Casey in Michigan writes in with a very perceptive question: “Pastor John, I have battled depression for about two years. I have this view of myself as a vile, horrible, disgusting creature whose good works are filthy rags. When I sin, I tell myself, ‘Of course I sinned. I’m a vile sinner. I don’t know how to do anything else. It’s all I will ever do.’ These views don’t come out of nowhere. In fact, I always thought they were biblical views of mankind and that I was simply being humble. But reading the Word more and more, I see that Christians are supposed to have victory in Christ and they are beloved children of God. But I don’t know how to view my sin in any other way than becoming completely depressed. So my question is, how do I balance being humble, yet not completely disgusted with myself, and knowing I have value in the eyes of the Lord, yet not becoming prideful?”
Casey’s question is so well crafted there at the end that I can’t help thinking she knows the answer. That was really well said there at the end, especially those last words, and that is hopeful to me. That is hopeful to me. I take her at her word that she feels paralyzed by a sense of self-condemnation. So let me see what I can say. And I really do believe that the Lord has the answer here and applies the answer. My words may be a means, but God is the one who lifts us out of these kinds of darknesses.
Tim Keller, I think, is the one who has made famous the gospel formulation: “You are more sinful than you ever thought you were.” I want to say that even to Casey who stated her sense of self-disgust pretty strongly. But I would say Casey hasn’t gotten to the bottom. None of us has. So the first thing he says is, “You are more sinful than you ever thought you were. And you are more loved than you ever dreamed you could be.” And that is true for Casey too.
So the beauty of that statement is that it doesn’t become unrealistic at either end — not the sin end or the grace end. And surely for Casey believing this double gospel formulation — more sinful than we could know, more loved than we can dream — surely this gospel formulation is the key to both humility without despair, because that is what she said there at the end. How do you know your sin without the despair? And at the other end, how can you feel valued without feeling proud? So Casey, your sinfulness, which is worse than you think, is paid for at infinite cost. And God’s valuing you is a free gift of grace that you don’t deserve, but he delights to give. That is why he gives it. He wants to value you.
And so go ahead and let yourself see the fullness of the sinfulness of your sin, but with every glimpse, remind yourself of the infinite cost that was paid so that you don’t dishonor the beauties of the Lord’s sacrifice by holding on to the guilt that he paid to remove. And every time there is the slightest sense, “He loves me. He values me. He is making me his daughter. He is taking me into his family,” don’t let that produce a big hit. It won’t, because you don’t deserve any of that. It is a free, blood-bought gift of grace overflowing from the heart of God. You didn’t earn it. You didn’t constrain it. But he loves to give it.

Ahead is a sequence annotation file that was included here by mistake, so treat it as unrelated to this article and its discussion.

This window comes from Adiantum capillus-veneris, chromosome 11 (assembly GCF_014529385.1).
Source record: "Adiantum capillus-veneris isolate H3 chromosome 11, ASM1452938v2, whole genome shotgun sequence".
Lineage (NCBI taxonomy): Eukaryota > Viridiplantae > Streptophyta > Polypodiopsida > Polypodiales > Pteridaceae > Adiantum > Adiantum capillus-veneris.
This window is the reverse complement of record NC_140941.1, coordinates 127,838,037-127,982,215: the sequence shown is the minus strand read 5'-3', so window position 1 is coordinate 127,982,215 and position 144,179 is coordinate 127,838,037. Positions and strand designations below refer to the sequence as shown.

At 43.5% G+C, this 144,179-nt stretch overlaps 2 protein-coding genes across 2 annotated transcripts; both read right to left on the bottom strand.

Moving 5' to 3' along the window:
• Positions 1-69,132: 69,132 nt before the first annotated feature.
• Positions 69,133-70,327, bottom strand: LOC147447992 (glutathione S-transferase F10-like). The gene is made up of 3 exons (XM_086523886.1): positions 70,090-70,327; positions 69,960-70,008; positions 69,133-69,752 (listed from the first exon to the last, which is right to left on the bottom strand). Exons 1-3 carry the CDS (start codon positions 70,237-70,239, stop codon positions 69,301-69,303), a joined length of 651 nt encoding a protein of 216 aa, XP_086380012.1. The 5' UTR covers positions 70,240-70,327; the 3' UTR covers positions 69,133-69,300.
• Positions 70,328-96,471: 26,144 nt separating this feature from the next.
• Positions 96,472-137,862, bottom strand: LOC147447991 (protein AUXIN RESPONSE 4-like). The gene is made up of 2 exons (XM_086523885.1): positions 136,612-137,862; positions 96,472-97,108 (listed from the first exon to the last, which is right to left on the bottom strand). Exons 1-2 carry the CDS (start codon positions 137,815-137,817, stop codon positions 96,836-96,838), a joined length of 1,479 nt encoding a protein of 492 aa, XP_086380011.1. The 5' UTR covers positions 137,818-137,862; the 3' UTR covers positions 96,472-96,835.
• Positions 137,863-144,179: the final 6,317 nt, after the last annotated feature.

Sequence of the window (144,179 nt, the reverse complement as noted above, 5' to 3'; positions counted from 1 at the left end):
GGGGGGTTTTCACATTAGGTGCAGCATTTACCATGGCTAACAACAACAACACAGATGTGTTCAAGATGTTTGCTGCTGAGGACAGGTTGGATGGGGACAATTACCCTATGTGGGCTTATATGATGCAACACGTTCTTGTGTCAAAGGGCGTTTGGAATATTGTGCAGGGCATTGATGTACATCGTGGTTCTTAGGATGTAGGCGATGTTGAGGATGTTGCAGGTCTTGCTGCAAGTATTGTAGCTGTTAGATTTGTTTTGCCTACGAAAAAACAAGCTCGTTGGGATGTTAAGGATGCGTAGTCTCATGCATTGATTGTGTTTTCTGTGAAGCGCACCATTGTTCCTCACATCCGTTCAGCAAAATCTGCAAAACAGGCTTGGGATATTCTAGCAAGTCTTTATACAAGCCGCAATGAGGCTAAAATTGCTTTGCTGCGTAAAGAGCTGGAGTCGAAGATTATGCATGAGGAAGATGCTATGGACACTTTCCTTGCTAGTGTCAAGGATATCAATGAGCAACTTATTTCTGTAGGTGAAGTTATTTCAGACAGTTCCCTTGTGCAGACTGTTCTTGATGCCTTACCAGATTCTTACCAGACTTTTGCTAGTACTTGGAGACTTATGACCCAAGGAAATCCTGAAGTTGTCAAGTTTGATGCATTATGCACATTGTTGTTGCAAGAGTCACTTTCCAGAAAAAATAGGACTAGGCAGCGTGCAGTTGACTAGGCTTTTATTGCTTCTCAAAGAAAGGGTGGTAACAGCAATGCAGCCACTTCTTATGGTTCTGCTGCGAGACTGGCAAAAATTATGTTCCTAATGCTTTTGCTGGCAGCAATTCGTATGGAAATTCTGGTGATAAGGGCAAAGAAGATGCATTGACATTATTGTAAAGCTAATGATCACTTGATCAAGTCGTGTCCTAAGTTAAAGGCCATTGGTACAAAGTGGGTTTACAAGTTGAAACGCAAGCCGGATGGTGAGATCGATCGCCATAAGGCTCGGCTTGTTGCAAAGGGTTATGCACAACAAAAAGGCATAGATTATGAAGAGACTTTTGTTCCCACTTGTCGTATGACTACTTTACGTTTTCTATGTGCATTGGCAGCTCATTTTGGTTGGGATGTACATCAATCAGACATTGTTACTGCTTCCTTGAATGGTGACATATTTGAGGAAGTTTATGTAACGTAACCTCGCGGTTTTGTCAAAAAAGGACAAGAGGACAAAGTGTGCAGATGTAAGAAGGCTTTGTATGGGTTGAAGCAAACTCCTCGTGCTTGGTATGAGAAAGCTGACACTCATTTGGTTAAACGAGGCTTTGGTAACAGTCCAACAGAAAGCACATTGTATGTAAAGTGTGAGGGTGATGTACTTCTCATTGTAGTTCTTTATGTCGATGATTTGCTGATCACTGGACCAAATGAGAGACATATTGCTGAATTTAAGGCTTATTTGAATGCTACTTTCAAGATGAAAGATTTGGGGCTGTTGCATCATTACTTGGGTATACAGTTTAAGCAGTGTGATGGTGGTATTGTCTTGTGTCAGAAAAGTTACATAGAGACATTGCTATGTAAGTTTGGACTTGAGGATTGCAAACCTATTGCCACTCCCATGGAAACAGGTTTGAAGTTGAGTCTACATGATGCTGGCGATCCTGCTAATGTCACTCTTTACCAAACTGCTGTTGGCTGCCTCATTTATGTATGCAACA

Now that is the basic gospel answer to someone struggling like Casey, I believe. But let me say a little more, because I am sensing, as I hear the question, that there are a few things that need clarification that just might be liberating for Casey. And I have got two or three. First, let’s clarify this text about filthy rags. I have heard that text quoted since the time I was a kid. It comes from the King James Version of Isaiah 64:6. And every time I have heard it used, it is used to describe Christian obedience. That is emphatically not what the text means and it is wrong to describe Christian obedience that way.
Here is the context. Let’s read verses 5–6. I just want to liberate Casey from the weight of even thinking about her efforts at true Christian obedience being filthy rags. They are not. Verse 5 says, “You meet him who joyfully works righteousness.” So the very first thing in this context is God loves and honors and sees real righteousness in his people. We will come back in a minute to whether it is perfected or not. It is not perfect. Continue in verses 5–6: “. . . those who remember you in your ways. Behold, you were angry, and we sinned; in our sins we have been a long time, and shall we be saved? We have all become like one who is unclean, and all our righteous deeds are like a polluted garment” — like filthy rags.
Now those righteous deeds are not righteous. They are not righteous. He has already talked about how he feels about righteousness. These righteous deeds are the kind Paul was talking about in Philippians 3:5–6 where he says, “As to the law, [I was] a Pharisee; as to zeal, [I was] a persecutor of the church; as to righteousness under the law, [I was] blameless.” So there is righteousness and it is blameless. And what does he say about it? He says it is filthy. It is dung. But that was not real righteousness. That was pure self-reliant legalism. That righteousness is dung. That righteousness is filthy rags. That is not the righteousness that Paul was talking about when he prayed, “[O God, grant that they would be] filled with the fruit of righteousness that comes through Jesus Christ, to the glory and praise of God” (Philippians 1:11).